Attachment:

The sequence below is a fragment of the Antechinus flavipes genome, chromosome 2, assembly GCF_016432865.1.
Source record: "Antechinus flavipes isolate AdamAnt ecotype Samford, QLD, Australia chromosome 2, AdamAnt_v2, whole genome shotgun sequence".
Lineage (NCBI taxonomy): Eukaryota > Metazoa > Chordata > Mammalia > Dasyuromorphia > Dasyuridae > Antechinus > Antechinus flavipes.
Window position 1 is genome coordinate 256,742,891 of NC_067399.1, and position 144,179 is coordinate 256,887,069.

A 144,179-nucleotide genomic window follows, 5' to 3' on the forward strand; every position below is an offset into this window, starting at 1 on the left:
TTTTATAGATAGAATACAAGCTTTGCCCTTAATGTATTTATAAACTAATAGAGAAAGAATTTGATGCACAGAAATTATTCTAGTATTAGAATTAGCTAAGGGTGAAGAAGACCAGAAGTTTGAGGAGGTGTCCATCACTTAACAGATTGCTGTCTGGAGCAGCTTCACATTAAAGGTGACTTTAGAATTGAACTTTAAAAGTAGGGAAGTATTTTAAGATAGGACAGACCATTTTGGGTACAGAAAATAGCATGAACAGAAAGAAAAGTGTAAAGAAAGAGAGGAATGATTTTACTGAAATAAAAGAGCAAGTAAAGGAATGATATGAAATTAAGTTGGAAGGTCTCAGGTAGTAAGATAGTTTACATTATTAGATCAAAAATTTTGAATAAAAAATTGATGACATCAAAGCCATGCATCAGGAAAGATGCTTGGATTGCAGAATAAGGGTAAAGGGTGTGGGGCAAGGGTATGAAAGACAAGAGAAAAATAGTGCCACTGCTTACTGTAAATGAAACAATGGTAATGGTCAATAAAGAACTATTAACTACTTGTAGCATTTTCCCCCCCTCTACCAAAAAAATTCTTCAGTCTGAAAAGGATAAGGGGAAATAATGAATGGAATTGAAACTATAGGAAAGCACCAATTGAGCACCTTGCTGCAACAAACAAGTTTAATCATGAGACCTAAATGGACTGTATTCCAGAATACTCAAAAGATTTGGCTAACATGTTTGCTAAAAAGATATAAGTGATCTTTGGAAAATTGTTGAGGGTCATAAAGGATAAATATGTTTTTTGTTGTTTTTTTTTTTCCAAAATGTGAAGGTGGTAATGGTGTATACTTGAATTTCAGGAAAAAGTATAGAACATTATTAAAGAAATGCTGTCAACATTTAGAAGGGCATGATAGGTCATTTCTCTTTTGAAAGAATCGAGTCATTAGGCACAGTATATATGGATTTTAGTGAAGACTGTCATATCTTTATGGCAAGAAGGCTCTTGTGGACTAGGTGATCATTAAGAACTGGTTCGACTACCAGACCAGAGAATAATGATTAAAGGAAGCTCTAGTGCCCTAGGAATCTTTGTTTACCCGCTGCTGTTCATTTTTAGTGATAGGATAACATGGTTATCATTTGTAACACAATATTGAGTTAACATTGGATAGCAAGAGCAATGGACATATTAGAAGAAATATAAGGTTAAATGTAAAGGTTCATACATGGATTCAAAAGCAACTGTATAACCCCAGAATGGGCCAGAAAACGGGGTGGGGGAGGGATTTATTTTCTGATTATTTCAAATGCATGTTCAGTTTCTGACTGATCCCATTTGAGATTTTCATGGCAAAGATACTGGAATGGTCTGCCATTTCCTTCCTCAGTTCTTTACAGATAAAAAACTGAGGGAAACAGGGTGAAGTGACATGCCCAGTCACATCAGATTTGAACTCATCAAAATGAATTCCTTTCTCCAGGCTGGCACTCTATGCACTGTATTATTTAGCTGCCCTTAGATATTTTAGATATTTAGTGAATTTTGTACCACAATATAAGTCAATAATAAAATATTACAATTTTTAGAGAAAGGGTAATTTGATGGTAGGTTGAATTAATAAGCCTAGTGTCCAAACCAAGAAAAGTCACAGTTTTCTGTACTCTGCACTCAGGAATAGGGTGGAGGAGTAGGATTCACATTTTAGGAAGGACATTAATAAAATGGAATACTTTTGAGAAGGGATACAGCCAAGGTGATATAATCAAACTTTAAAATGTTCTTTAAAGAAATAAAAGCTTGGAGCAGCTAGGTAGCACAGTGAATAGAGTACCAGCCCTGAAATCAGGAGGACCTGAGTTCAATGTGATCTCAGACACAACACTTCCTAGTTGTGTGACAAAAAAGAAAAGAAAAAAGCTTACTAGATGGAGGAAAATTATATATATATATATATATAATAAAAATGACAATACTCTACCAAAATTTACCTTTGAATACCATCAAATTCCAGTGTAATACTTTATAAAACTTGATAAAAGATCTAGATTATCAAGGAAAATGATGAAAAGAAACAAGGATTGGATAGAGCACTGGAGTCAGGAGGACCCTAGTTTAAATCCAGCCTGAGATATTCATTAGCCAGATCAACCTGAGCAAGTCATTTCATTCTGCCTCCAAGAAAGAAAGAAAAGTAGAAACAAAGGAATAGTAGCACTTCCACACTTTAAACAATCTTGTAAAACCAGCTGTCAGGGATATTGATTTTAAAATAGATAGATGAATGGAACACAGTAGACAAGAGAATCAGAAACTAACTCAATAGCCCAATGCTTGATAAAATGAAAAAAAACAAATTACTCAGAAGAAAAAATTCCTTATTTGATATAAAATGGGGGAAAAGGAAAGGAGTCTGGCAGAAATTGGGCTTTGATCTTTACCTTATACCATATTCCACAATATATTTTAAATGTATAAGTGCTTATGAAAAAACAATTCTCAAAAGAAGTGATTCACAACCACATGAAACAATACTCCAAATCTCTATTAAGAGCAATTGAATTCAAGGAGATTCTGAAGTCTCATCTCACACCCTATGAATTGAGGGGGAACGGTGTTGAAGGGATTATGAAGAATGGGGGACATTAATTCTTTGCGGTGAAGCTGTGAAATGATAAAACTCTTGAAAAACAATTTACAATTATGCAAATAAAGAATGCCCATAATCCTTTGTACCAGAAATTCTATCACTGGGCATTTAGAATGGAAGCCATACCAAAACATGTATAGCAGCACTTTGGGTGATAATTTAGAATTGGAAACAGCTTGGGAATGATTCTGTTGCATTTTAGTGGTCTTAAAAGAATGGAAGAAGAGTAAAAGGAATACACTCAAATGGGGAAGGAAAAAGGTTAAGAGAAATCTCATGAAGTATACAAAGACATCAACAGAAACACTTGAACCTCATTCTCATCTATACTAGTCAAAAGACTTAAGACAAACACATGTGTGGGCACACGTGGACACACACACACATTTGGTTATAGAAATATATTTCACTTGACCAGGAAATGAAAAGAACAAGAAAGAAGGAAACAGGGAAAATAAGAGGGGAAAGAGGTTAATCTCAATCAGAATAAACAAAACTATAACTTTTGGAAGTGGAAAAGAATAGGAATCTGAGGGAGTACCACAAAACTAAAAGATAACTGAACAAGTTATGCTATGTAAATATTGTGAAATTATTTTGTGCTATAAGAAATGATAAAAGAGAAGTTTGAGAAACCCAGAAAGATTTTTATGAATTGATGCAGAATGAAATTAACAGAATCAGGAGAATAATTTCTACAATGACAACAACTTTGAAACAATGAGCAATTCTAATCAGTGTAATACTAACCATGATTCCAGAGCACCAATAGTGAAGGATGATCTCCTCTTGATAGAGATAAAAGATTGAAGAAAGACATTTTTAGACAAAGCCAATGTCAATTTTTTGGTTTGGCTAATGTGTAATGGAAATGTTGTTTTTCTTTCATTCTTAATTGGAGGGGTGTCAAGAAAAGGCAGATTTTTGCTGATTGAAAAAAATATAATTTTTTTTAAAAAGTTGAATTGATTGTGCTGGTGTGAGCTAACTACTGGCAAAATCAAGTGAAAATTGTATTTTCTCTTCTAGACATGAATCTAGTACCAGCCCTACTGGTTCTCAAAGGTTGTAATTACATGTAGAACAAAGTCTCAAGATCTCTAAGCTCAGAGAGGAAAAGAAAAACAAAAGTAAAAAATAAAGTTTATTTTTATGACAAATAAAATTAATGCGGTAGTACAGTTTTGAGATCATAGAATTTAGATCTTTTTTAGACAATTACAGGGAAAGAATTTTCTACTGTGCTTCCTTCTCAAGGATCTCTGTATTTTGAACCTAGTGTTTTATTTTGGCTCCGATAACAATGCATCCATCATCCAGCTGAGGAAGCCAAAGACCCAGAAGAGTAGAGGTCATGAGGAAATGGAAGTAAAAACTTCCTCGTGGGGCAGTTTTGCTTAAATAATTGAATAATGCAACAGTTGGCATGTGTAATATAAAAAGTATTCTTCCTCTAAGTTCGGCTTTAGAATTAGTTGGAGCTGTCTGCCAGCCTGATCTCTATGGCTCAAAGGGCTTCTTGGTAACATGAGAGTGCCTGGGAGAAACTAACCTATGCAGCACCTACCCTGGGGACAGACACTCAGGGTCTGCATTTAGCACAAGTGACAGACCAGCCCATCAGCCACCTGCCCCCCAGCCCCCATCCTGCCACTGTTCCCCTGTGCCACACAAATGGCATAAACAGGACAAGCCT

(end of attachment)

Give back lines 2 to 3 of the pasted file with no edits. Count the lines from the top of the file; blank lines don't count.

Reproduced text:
Source record: "Antechinus flavipes isolate AdamAnt ecotype Samford, QLD, Australia chromosome 2, AdamAnt_v2, whole genome shotgun sequence".
Lineage (NCBI taxonomy): Eukaryota > Metazoa > Chordata > Mammalia > Dasyuromorphia > Dasyuridae > Antechinus > Antechinus flavipes.